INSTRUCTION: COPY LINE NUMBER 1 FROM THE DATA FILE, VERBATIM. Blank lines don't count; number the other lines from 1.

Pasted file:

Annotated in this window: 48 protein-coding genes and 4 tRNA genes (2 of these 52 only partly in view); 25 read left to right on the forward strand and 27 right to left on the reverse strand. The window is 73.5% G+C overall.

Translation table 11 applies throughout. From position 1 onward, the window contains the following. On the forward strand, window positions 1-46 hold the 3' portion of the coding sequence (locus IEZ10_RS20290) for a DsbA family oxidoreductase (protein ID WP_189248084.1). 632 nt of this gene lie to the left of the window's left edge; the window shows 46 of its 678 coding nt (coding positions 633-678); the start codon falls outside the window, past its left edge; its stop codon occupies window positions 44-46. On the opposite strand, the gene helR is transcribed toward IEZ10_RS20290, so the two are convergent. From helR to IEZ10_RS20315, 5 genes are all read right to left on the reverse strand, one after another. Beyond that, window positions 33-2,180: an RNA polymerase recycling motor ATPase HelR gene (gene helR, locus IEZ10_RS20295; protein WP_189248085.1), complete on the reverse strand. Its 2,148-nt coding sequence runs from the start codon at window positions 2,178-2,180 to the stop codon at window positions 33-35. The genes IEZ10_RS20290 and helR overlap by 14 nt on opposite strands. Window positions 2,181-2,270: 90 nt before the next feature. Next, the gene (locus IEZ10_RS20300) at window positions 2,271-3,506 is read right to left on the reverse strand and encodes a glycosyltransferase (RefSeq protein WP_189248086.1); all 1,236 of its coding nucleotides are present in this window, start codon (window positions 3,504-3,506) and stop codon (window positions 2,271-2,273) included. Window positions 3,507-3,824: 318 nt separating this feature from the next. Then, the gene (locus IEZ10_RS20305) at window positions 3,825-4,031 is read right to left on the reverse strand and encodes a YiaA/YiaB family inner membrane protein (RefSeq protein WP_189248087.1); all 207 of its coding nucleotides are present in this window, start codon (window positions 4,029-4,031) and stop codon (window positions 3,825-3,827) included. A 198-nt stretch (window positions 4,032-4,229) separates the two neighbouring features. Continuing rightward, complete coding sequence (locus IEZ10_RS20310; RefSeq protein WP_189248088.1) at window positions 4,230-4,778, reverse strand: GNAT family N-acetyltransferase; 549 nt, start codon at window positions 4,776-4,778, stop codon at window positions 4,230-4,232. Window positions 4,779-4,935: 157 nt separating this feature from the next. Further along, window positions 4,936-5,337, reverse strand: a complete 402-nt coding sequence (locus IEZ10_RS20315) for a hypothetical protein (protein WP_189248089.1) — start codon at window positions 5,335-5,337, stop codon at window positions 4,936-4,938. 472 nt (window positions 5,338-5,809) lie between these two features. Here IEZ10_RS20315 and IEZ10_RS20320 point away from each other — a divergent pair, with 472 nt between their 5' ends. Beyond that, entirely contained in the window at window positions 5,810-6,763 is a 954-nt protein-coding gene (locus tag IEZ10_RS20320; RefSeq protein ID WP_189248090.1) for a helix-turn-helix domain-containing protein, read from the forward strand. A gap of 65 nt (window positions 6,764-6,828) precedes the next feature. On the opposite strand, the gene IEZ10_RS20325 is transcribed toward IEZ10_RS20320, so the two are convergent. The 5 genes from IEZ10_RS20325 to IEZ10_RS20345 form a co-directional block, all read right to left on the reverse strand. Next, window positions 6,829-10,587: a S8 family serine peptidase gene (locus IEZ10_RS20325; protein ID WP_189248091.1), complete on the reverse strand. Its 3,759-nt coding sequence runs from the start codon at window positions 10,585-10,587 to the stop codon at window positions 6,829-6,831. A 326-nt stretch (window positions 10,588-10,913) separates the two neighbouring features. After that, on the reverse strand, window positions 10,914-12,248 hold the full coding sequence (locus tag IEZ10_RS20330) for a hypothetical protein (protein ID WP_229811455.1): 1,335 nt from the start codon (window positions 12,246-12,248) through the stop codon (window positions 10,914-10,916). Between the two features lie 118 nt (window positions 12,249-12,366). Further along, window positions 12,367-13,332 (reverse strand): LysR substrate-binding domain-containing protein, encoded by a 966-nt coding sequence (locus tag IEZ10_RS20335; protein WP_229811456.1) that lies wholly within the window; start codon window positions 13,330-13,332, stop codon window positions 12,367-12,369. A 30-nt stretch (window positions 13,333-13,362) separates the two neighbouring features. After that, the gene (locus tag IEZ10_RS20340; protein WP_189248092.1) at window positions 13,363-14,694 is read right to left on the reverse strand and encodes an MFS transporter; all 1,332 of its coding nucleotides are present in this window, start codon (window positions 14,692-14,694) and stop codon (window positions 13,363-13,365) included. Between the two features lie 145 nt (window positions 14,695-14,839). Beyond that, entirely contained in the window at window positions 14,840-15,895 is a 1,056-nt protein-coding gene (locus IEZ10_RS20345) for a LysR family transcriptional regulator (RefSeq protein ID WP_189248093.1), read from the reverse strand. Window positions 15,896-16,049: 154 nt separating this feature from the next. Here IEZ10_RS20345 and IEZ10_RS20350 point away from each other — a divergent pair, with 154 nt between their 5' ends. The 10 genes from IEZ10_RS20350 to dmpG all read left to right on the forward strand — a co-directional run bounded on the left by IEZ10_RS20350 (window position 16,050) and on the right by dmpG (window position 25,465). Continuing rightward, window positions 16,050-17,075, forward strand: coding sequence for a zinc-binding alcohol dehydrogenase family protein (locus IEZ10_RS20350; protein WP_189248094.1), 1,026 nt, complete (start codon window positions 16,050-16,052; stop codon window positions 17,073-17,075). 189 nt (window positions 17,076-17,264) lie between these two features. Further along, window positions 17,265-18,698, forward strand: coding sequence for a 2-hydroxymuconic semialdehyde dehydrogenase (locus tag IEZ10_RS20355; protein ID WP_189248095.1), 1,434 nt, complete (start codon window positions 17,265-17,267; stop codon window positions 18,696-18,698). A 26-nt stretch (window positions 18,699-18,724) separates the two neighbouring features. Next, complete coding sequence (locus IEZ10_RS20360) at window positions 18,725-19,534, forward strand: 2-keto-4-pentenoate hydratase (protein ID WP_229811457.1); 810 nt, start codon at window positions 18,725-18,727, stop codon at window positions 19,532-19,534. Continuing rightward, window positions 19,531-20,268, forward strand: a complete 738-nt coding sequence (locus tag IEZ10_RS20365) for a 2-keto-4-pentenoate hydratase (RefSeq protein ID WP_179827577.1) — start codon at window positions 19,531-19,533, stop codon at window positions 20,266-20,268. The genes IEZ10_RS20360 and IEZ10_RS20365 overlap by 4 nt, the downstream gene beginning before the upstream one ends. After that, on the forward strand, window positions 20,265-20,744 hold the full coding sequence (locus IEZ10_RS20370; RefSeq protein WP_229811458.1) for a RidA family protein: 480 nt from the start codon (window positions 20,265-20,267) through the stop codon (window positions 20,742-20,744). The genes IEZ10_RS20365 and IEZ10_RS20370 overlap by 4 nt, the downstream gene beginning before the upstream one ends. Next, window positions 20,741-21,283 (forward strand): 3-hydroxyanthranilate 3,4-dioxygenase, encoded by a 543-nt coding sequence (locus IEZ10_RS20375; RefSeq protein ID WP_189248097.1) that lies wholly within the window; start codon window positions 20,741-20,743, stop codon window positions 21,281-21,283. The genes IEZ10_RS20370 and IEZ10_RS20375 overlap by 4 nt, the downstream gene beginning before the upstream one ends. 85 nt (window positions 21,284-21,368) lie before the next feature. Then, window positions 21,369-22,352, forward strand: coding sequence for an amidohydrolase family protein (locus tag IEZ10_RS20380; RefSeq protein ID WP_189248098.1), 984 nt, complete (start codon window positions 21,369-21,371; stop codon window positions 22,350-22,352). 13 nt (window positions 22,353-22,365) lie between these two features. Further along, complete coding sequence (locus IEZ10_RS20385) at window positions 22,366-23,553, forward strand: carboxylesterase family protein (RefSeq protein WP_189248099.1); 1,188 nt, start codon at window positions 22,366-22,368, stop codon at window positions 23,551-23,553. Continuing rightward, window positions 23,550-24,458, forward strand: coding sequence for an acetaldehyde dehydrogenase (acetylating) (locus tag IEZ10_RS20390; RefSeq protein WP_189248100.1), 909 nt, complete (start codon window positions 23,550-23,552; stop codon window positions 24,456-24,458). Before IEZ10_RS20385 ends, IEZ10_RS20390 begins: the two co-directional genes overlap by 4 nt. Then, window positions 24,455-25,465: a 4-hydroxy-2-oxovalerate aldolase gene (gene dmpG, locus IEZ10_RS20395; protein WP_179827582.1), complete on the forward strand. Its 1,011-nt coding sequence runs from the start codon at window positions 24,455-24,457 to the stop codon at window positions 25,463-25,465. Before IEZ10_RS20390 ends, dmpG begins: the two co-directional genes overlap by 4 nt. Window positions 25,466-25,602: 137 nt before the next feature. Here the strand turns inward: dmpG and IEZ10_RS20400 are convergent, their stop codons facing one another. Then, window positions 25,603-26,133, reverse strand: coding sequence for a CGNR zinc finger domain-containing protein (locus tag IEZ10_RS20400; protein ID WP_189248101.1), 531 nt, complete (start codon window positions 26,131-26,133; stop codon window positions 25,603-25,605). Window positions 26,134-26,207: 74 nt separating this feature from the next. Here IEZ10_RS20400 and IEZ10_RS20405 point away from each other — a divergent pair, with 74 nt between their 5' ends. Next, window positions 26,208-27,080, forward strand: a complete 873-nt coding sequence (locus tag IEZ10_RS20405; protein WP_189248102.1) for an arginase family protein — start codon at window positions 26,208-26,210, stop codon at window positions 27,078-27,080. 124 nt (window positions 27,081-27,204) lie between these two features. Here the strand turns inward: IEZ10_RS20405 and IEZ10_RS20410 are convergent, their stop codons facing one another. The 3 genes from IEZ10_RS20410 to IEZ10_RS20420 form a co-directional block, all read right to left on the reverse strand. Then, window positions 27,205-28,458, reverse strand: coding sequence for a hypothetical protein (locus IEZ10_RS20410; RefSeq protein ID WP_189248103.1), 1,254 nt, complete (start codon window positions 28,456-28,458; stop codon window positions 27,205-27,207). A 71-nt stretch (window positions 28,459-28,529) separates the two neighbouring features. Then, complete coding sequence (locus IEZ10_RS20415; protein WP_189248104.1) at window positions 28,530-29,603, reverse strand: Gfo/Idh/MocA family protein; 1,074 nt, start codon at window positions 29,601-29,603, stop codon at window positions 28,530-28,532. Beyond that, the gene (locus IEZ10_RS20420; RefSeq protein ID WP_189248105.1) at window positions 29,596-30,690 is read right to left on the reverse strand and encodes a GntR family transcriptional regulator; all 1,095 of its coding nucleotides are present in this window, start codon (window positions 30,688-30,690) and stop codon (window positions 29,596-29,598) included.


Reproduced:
Annotated in this window: 48 protein-coding genes and 4 tRNA genes (2 of these 52 only partly in view); 25 read left to right on the forward strand and 27 right to left on the reverse strand. The window is 73.5% G+C overall.